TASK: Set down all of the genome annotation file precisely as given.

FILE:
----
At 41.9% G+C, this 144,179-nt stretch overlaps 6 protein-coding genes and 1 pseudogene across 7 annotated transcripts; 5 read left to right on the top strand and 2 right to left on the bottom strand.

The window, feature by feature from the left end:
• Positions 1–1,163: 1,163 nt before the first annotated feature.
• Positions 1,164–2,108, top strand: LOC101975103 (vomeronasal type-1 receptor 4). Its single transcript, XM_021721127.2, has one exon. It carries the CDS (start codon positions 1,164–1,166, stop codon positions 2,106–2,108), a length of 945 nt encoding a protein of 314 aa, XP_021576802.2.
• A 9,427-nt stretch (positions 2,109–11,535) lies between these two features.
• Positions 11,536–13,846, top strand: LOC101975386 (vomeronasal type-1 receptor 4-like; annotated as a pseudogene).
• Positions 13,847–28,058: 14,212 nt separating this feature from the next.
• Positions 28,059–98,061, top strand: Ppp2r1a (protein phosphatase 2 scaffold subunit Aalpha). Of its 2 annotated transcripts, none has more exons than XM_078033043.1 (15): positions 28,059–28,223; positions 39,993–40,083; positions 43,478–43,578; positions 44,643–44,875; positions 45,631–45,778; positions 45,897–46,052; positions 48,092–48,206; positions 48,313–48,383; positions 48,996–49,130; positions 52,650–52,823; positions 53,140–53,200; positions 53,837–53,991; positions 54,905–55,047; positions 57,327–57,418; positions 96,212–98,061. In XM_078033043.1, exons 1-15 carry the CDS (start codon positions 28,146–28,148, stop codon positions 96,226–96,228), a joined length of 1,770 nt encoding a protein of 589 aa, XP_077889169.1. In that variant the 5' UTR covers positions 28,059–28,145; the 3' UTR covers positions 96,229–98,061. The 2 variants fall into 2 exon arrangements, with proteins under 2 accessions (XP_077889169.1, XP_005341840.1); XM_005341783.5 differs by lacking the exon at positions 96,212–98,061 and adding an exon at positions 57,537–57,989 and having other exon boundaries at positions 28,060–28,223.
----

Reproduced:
At 41.9% G+C, this 144,179-nt stretch overlaps 6 protein-coding genes and 1 pseudogene across 7 annotated transcripts; 5 read left to right on the top strand and 2 right to left on the bottom strand.

The window, feature by feature from the left end:
• Positions 1–1,163: 1,163 nt before the first annotated feature.
• Positions 1,164–2,108, top strand: LOC101975103 (vomeronasal type-1 receptor 4). Its single transcript, XM_021721127.2, has one exon. It carries the CDS (start codon positions 1,164–1,166, stop codon positions 2,106–2,108), a length of 945 nt encoding a protein of 314 aa, XP_021576802.2.
• A 9,427-nt stretch (positions 2,109–11,535) lies between these two features.
• Positions 11,536–13,846, top strand: LOC101975386 (vomeronasal type-1 receptor 4-like; annotated as a pseudogene).
• Positions 13,847–28,058: 14,212 nt separating this feature from the next.
• Positions 28,059–98,061, top strand: Ppp2r1a (protein phosphatase 2 scaffold subunit Aalpha). Of its 2 annotated transcripts, none has more exons than XM_078033043.1 (15): positions 28,059–28,223; positions 39,993–40,083; positions 43,478–43,578; positions 44,643–44,875; positions 45,631–45,778; positions 45,897–46,052; positions 48,092–48,206; positions 48,313–48,383; positions 48,996–49,130; positions 52,650–52,823; positions 53,140–53,200; positions 53,837–53,991; positions 54,905–55,047; positions 57,327–57,418; positions 96,212–98,061. In XM_078033043.1, exons 1-15 carry the CDS (start codon positions 28,146–28,148, stop codon positions 96,226–96,228), a joined length of 1,770 nt encoding a protein of 589 aa, XP_077889169.1. In that variant the 5' UTR covers positions 28,059–28,145; the 3' UTR covers positions 96,229–98,061. The 2 variants fall into 2 exon arrangements, with proteins under 2 accessions (XP_077889169.1, XP_005341840.1); XM_005341783.5 differs by lacking the exon at positions 96,212–98,061 and adding an exon at positions 57,537–57,989 and having other exon boundaries at positions 28,060–28,223.